From nabbing streaming rights to classics like Neon Genesis Evangelion, to co-producing new series ranging from adaptations of its own shows to icons like Ultraman, Netflix is leaning all the way in on anime lately. And now it’s going even further, with the help of a beloved, weird Capcom game.
Last night Netflix confirmed a trio of new partnerships with Japanese animation studios — Anima, Sublimation, and David Production — to develop several new shows to air worldwide on the streaming service, alongside its previous deals with Production IG and Bones. Alongside the previously revealed Altered Carbon spinoff and Ghost in the Shell: SAC _2045 the deal means three additional anime will be heading to Netflix over the next few years.
Bones — perhaps best known currently as the animation studio behind the global phenom that is the My Hero Academia anime — will produce the 2012 Mark Millar/Leinil Francis Yu comic book series Supercrooks, about superpowered criminals re-uniting for one last heist before retirement.
Meanwhile, David Production will adapt the Hiroshi Takashige and Ryōji Minagawa supernatural sci-fi manga SPRIGGAN, about a shadow war fought to protect highly advanced technological artifacts from an ancient civilisation being used by sinister corporations. Beyond that, the company also separately announced another animation deal with Powerhouse, the studio behind the excellent Castlevania animated series, to create an original anime series inspired by Greek mythology called Gods & Heroes, that follows a bastard son of Zeus who is cast out of Olympus before being tasked with saving the worlds of Gods and Humankind from destruction.
But perhaps the most interesting addition of all to Netflix’s slate is Sublimation’s adaptation of Dragon’s Dogma. First released in 2012, Dragon’s Dogma (directed by Capcom legend Hideaki Itsuno, the man behind Power Stone and Devil May Cry) was a traditional fantasy RPG in which the player created a lowly peasant whose heart is stolen by a giant dragon. That theft doesn’t kill them, but instead transforms them into the legendary Arisen, a supernatural champion with the power to summon an army of interdimensional myrmidons called Pawns, and sends them on a quest to reclaim their heart while exploring and defending the mystical duchy of Gransys from monsters and other nefarious threats.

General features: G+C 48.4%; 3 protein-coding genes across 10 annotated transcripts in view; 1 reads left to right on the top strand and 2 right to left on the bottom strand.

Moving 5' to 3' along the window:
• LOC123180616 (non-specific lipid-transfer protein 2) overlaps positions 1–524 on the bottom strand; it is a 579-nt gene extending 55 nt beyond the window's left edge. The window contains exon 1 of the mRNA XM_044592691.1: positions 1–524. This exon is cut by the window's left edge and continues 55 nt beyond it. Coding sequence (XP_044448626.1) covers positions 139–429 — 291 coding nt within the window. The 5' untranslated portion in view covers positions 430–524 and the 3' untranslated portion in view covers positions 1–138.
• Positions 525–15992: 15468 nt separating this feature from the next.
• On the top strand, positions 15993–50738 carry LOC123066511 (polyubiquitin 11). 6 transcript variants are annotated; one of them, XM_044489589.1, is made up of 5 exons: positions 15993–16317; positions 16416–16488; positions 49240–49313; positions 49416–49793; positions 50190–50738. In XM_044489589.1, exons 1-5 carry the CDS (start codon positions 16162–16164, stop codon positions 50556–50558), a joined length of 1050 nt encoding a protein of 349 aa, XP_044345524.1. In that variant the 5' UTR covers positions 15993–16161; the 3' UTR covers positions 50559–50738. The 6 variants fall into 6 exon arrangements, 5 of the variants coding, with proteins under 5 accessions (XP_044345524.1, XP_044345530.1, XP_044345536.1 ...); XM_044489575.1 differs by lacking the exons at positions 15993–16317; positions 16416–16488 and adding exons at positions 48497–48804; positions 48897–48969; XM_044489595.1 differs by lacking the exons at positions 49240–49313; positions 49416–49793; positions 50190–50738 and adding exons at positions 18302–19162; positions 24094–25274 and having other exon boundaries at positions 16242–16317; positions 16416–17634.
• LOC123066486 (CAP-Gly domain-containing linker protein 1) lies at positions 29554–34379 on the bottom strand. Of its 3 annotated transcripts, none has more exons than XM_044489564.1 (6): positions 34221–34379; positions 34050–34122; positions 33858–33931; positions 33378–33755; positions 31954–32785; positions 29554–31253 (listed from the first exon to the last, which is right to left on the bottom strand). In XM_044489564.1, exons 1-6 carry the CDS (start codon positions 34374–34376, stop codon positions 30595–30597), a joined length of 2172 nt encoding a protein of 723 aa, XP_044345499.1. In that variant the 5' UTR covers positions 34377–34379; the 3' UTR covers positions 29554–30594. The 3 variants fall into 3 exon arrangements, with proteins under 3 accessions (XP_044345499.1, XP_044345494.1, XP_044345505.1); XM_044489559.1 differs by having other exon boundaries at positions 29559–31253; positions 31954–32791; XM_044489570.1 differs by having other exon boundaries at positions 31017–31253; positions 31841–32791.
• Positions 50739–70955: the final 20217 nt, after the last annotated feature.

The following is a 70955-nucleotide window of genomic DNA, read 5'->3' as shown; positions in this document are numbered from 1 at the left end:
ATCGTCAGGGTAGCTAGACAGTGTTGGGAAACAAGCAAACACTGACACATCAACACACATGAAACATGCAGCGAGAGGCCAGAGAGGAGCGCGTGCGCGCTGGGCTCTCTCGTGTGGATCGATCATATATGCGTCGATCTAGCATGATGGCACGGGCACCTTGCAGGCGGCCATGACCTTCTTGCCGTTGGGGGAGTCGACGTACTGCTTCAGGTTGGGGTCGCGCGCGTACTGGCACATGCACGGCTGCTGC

The weird, occasionally brilliant game is known for having a wildly varied combat system—letting you do everything from hack-and-slash, cast bonkers magical spells, or even vault atop the backs of the massive mythical creatures you were often battling—having an incredible cheesy J-Rock opening song (sadly removed from later re-releases), and the simple fact that Wolves hunt in packs, Arisen.
It quickly developed a cult following after its release, and although a sequel has yet to happen—a Japan-only MMO spinoff never made it out West—the anime is at least something for fans of the game to while away their time with while hoping to see more of its fondly quirky world in video game form.
It’s becoming very clear in recent months that anime is something Netflix is making a priority for itself as it expands its original content. If it means extremely interesting series like these are getting greenlit, then consider us very excited for what else could reach the streaming service’s animated shores soon enough.